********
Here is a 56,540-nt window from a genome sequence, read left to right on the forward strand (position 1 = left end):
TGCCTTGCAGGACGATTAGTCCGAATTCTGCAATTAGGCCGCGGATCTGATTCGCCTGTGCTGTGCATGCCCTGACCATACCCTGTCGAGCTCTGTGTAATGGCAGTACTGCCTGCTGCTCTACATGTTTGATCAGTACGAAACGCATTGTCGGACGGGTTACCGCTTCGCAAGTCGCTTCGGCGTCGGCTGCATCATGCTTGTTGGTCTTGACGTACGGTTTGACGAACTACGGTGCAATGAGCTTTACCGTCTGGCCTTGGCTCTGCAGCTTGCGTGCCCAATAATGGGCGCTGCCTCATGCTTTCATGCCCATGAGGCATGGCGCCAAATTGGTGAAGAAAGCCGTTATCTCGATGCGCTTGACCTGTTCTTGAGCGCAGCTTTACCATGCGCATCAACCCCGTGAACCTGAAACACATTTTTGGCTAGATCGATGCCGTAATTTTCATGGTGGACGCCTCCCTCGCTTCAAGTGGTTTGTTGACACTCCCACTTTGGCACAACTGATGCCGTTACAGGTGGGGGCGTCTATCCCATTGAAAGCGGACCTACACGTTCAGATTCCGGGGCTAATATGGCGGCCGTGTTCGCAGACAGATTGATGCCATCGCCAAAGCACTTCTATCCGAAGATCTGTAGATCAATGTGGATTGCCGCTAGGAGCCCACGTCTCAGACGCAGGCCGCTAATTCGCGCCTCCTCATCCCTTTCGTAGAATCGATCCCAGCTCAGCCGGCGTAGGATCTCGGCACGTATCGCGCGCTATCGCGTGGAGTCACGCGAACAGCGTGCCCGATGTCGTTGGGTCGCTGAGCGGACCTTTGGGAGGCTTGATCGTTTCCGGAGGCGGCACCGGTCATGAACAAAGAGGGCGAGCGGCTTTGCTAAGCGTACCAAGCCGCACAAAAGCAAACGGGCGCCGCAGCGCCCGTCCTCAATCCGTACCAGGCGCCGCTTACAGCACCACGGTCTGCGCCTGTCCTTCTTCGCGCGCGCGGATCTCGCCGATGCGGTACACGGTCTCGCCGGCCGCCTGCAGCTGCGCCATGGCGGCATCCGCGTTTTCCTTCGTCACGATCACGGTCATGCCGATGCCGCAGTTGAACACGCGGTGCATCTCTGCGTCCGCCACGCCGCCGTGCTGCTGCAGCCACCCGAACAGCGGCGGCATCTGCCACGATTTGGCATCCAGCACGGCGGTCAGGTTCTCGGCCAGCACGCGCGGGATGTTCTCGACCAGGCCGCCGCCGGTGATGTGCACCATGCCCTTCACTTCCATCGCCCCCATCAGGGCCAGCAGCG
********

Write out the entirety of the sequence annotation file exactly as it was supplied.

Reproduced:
Here is a 56,540-nt window from a genome sequence, read left to right on the forward strand (position 1 = left end):
TGCCTTGCAGGACGATTAGTCCGAATTCTGCAATTAGGCCGCGGATCTGATTCGCCTGTGCTGTGCATGCCCTGACCATACCCTGTCGAGCTCTGTGTAATGGCAGTACTGCCTGCTGCTCTACATGTTTGATCAGTACGAAACGCATTGTCGGACGGGTTACCGCTTCGCAAGTCGCTTCGGCGTCGGCTGCATCATGCTTGTTGGTCTTGACGTACGGTTTGACGAACTACGGTGCAATGAGCTTTACCGTCTGGCCTTGGCTCTGCAGCTTGCGTGCCCAATAATGGGCGCTGCCTCATGCTTTCATGCCCATGAGGCATGGCGCCAAATTGGTGAAGAAAGCCGTTATCTCGATGCGCTTGACCTGTTCTTGAGCGCAGCTTTACCATGCGCATCAACCCCGTGAACCTGAAACACATTTTTGGCTAGATCGATGCCGTAATTTTCATGGTGGACGCCTCCCTCGCTTCAAGTGGTTTGTTGACACTCCCACTTTGGCACAACTGATGCCGTTACAGGTGGGGGCGTCTATCCCATTGAAAGCGGACCTACACGTTCAGATTCCGGGGCTAATATGGCGGCCGTGTTCGCAGACAGATTGATGCCATCGCCAAAGCACTTCTATCCGAAGATCTGTAGATCAATGTGGATTGCCGCTAGGAGCCCACGTCTCAGACGCAGGCCGCTAATTCGCGCCTCCTCATCCCTTTCGTAGAATCGATCCCAGCTCAGCCGGCGTAGGATCTCGGCACGTATCGCGCGCTATCGCGTGGAGTCACGCGAACAGCGTGCCCGATGTCGTTGGGTCGCTGAGCGGACCTTTGGGAGGCTTGATCGTTTCCGGAGGCGGCACCGGTCATGAACAAAGAGGGCGAGCGGCTTTGCTAAGCGTACCAAGCCGCACAAAAGCAAACGGGCGCCGCAGCGCCCGTCCTCAATCCGTACCAGGCGCCGCTTACAGCACCACGGTCTGCGCCTGTCCTTCTTCGCGCGCGCGGATCTCGCCGATGCGGTACACGGTCTCGCCGGCCGCCTGCAGCTGCGCCATGGCGGCATCCGCGTTTTCCTTCGTCACGATCACGGTCATGCCGATGCCGCAGTTGAACACGCGGTGCATCTCTGCGTCCGCCACGCCGCCGTGCTGCTGCAGCCACCCGAACAGCGGCGGCATCTGCCACGATTTGGCATCCAGCACGGCGGTCAGGTTCTCGGCCAGCACGCGCGGGATGTTCTCGACCAGGCCGCCGCCGGTGATGTGCACCATGCCCTTCACTTCCATCGCCCCCATCAGGGCCAGCAGCG